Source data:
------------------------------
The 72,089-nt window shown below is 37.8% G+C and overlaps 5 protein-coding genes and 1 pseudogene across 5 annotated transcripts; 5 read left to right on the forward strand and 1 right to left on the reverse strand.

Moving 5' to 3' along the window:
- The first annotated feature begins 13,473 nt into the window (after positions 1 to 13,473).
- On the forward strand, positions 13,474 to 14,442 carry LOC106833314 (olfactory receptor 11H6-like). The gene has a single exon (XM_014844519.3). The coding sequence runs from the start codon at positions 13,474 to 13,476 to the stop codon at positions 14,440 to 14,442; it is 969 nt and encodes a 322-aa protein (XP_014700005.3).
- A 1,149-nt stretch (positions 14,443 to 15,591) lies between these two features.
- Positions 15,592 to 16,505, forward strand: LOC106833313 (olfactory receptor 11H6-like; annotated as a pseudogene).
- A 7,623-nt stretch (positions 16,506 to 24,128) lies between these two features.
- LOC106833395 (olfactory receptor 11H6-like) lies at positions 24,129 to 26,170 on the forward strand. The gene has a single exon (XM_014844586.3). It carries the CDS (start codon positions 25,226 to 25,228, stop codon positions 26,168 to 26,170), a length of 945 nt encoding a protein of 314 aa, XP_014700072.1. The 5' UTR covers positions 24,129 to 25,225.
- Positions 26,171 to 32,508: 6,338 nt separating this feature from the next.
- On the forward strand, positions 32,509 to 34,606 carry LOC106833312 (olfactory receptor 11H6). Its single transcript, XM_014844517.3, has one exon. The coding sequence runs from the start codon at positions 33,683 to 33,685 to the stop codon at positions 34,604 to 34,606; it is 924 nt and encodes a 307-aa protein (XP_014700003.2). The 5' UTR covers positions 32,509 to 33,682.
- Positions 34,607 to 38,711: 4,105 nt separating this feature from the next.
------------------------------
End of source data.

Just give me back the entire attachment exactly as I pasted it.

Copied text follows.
The 72,089-nt window shown below is 37.8% G+C and overlaps 5 protein-coding genes and 1 pseudogene across 5 annotated transcripts; 5 read left to right on the forward strand and 1 right to left on the reverse strand.

Moving 5' to 3' along the window:
- The first annotated feature begins 13,473 nt into the window (after positions 1 to 13,473).
- On the forward strand, positions 13,474 to 14,442 carry LOC106833314 (olfactory receptor 11H6-like). The gene has a single exon (XM_014844519.3). The coding sequence runs from the start codon at positions 13,474 to 13,476 to the stop codon at positions 14,440 to 14,442; it is 969 nt and encodes a 322-aa protein (XP_014700005.3).
- A 1,149-nt stretch (positions 14,443 to 15,591) lies between these two features.
- Positions 15,592 to 16,505, forward strand: LOC106833313 (olfactory receptor 11H6-like; annotated as a pseudogene).
- A 7,623-nt stretch (positions 16,506 to 24,128) lies between these two features.
- LOC106833395 (olfactory receptor 11H6-like) lies at positions 24,129 to 26,170 on the forward strand. The gene has a single exon (XM_014844586.3). It carries the CDS (start codon positions 25,226 to 25,228, stop codon positions 26,168 to 26,170), a length of 945 nt encoding a protein of 314 aa, XP_014700072.1. The 5' UTR covers positions 24,129 to 25,225.
- Positions 26,171 to 32,508: 6,338 nt separating this feature from the next.
- On the forward strand, positions 32,509 to 34,606 carry LOC106833312 (olfactory receptor 11H6). Its single transcript, XM_014844517.3, has one exon. The coding sequence runs from the start codon at positions 33,683 to 33,685 to the stop codon at positions 34,604 to 34,606; it is 924 nt and encodes a 307-aa protein (XP_014700003.2). The 5' UTR covers positions 32,509 to 33,682.
- Positions 34,607 to 38,711: 4,105 nt separating this feature from the next.